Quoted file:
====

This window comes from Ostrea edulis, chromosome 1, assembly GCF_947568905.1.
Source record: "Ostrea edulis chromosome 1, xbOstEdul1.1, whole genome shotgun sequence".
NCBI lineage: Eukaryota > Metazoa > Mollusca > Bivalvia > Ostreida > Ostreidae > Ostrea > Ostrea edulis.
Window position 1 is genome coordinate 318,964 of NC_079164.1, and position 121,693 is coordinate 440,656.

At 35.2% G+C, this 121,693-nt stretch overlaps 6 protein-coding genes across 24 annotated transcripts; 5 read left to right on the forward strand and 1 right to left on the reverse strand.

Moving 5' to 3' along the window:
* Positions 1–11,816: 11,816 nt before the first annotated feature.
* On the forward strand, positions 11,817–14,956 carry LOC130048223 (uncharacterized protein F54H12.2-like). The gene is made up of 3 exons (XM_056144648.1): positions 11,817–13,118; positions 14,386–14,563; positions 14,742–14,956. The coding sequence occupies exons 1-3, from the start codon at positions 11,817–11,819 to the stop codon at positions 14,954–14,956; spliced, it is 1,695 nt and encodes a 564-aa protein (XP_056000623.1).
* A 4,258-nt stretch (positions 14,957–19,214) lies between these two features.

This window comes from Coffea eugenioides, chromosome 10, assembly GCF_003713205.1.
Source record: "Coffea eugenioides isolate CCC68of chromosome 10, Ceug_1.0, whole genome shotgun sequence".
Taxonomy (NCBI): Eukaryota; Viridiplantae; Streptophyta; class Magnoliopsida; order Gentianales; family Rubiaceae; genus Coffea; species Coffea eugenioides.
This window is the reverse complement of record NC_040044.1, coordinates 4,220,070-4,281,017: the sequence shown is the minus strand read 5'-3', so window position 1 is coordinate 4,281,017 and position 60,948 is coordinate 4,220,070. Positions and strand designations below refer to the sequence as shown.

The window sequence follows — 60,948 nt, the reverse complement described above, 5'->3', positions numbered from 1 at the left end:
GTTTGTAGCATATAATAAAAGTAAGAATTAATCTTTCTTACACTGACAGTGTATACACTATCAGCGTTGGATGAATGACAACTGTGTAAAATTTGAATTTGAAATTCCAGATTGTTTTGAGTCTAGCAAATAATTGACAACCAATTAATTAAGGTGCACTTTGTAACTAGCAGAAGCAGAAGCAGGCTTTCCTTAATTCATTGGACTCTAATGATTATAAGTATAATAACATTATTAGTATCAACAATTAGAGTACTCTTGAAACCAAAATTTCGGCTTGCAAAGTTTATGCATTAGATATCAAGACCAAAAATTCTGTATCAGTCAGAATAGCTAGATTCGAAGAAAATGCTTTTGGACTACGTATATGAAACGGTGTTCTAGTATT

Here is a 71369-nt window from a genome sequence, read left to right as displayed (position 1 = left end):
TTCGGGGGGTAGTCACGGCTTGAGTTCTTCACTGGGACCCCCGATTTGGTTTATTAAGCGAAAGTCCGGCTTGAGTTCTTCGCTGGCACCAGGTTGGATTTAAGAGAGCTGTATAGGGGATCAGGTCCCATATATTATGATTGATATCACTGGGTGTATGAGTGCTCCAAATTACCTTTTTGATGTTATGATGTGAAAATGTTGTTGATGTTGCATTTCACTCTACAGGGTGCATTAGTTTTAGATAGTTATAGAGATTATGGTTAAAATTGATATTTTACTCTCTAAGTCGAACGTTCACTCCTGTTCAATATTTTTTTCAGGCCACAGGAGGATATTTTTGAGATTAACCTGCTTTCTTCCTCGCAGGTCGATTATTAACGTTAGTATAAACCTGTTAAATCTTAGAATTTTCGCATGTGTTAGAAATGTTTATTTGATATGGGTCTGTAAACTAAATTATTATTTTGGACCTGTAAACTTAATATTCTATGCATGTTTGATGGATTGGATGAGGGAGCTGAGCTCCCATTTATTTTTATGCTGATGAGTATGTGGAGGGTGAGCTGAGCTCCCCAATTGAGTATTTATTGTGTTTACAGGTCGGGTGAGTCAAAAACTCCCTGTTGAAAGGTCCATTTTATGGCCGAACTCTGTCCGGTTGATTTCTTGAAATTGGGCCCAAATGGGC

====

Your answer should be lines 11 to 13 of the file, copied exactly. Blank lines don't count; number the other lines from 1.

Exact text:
Source record: "Coffea eugenioides isolate CCC68of chromosome 10, Ceug_1.0, whole genome shotgun sequence".
Taxonomy (NCBI): Eukaryota; Viridiplantae; Streptophyta; class Magnoliopsida; order Gentianales; family Rubiaceae; genus Coffea; species Coffea eugenioides.
This window is the reverse complement of record NC_040044.1, coordinates 4,220,070-4,281,017: the sequence shown is the minus strand read 5'-3', so window position 1 is coordinate 4,281,017 and position 60,948 is coordinate 4,220,070. Positions and strand designations below refer to the sequence as shown.